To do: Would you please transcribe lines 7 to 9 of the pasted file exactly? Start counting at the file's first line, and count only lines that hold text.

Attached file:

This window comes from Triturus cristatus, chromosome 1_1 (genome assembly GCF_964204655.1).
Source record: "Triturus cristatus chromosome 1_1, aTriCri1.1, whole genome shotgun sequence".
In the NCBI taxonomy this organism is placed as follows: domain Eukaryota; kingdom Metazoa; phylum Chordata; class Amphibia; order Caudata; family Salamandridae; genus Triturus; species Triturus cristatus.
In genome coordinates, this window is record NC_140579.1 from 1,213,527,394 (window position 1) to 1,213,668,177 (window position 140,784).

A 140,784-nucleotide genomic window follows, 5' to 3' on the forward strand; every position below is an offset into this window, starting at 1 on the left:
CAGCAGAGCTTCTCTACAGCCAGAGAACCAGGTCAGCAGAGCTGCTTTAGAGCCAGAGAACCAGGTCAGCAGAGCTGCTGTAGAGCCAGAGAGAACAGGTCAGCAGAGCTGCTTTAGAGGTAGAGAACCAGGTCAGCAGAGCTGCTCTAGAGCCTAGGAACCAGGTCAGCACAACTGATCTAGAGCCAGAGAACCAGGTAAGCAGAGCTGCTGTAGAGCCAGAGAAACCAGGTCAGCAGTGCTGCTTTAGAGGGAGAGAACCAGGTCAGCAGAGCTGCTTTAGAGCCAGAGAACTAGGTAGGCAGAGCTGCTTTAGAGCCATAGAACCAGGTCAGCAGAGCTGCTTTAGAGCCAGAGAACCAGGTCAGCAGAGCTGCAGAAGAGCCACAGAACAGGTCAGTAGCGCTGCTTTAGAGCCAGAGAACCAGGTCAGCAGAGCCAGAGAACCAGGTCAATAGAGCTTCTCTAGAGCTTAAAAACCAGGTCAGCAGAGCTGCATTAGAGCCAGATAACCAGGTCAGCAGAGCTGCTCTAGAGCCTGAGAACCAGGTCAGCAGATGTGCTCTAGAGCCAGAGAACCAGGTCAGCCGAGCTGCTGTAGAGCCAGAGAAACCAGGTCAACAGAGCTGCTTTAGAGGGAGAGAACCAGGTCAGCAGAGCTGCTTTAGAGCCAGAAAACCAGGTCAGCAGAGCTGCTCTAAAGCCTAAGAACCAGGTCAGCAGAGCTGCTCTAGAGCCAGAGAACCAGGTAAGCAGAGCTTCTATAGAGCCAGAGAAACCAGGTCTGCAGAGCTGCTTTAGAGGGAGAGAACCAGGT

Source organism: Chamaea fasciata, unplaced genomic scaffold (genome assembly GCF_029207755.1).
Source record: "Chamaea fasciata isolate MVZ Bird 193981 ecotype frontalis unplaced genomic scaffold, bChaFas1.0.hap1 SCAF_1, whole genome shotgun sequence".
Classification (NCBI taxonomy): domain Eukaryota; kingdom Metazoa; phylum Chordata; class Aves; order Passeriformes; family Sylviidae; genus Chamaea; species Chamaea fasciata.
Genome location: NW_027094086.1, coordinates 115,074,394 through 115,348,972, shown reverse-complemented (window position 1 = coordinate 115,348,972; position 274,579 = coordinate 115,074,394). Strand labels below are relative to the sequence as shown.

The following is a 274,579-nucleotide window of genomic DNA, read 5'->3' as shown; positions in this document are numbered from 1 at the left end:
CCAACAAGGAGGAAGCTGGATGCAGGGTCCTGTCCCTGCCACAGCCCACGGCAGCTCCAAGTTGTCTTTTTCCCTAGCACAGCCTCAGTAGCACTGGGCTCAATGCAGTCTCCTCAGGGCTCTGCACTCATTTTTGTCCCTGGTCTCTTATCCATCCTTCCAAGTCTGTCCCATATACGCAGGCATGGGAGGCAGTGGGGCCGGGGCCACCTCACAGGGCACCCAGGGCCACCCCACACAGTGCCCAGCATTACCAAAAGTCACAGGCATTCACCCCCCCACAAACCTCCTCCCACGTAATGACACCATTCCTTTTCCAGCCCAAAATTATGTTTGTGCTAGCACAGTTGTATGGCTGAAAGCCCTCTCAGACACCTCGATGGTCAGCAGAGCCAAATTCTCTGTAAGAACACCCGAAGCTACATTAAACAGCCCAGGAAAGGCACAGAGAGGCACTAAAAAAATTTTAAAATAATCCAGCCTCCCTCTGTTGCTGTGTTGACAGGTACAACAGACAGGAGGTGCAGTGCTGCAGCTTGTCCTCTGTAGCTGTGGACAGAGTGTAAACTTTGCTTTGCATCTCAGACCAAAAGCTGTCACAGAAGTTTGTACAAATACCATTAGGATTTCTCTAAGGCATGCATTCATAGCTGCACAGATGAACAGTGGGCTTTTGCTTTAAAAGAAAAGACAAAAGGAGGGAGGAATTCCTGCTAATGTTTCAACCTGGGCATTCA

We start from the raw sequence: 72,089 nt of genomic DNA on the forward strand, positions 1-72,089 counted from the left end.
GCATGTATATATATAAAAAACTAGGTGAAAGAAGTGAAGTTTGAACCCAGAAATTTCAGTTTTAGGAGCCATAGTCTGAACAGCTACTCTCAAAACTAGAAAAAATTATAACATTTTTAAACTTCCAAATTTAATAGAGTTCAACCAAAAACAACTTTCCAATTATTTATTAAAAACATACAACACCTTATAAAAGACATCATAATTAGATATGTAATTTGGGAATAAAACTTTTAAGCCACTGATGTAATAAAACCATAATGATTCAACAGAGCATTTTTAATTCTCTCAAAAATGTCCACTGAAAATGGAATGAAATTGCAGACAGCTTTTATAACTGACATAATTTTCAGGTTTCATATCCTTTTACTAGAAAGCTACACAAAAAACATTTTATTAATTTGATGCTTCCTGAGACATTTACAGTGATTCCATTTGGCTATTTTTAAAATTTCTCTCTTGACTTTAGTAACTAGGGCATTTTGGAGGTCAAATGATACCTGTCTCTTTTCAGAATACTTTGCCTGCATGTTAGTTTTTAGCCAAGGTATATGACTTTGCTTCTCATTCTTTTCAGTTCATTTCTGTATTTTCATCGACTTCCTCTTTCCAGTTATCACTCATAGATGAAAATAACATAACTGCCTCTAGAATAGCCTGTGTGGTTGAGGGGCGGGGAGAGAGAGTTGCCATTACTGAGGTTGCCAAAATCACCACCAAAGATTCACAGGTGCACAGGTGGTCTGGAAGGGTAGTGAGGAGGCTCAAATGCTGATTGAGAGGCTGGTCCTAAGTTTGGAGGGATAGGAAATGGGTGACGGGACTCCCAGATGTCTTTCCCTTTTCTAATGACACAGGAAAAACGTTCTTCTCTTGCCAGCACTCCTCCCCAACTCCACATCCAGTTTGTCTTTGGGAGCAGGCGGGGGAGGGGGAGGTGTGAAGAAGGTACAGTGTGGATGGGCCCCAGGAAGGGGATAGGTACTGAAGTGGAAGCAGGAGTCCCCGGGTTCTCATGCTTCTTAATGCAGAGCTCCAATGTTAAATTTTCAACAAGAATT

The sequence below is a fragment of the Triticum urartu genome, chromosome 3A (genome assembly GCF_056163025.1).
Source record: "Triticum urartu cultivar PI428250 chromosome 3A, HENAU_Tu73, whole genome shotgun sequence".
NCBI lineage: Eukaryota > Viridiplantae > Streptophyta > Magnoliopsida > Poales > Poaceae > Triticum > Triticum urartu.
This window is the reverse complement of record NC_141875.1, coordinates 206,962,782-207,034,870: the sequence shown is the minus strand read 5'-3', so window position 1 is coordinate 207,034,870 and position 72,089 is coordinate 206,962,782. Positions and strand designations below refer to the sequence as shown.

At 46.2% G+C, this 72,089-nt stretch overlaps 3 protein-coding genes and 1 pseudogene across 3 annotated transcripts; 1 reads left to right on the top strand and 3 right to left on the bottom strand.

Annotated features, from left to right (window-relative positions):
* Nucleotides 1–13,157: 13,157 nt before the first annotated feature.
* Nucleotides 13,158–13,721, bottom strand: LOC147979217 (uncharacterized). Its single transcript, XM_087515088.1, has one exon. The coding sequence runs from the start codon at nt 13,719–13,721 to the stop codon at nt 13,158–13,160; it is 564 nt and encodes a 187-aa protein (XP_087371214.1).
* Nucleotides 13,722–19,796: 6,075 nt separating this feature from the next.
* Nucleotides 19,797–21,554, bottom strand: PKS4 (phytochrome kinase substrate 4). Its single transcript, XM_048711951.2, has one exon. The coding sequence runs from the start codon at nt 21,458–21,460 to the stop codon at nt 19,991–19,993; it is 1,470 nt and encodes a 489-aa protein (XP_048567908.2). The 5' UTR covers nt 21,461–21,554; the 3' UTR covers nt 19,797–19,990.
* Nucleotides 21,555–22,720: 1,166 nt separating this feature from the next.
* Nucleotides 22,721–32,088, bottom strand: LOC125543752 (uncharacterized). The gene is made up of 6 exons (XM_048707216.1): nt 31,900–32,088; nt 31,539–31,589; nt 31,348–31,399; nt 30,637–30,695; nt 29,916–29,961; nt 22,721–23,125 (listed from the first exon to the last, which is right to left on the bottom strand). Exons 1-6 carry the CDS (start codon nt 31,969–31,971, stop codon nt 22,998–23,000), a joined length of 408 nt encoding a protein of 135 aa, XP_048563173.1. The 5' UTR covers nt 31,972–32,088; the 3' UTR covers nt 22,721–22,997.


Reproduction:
Source organism: Chamaea fasciata, unplaced genomic scaffold (genome assembly GCF_029207755.1).
Source record: "Chamaea fasciata isolate MVZ Bird 193981 ecotype frontalis unplaced genomic scaffold, bChaFas1.0.hap1 SCAF_1, whole genome shotgun sequence".
Classification (NCBI taxonomy): domain Eukaryota; kingdom Metazoa; phylum Chordata; class Aves; order Passeriformes; family Sylviidae; genus Chamaea; species Chamaea fasciata.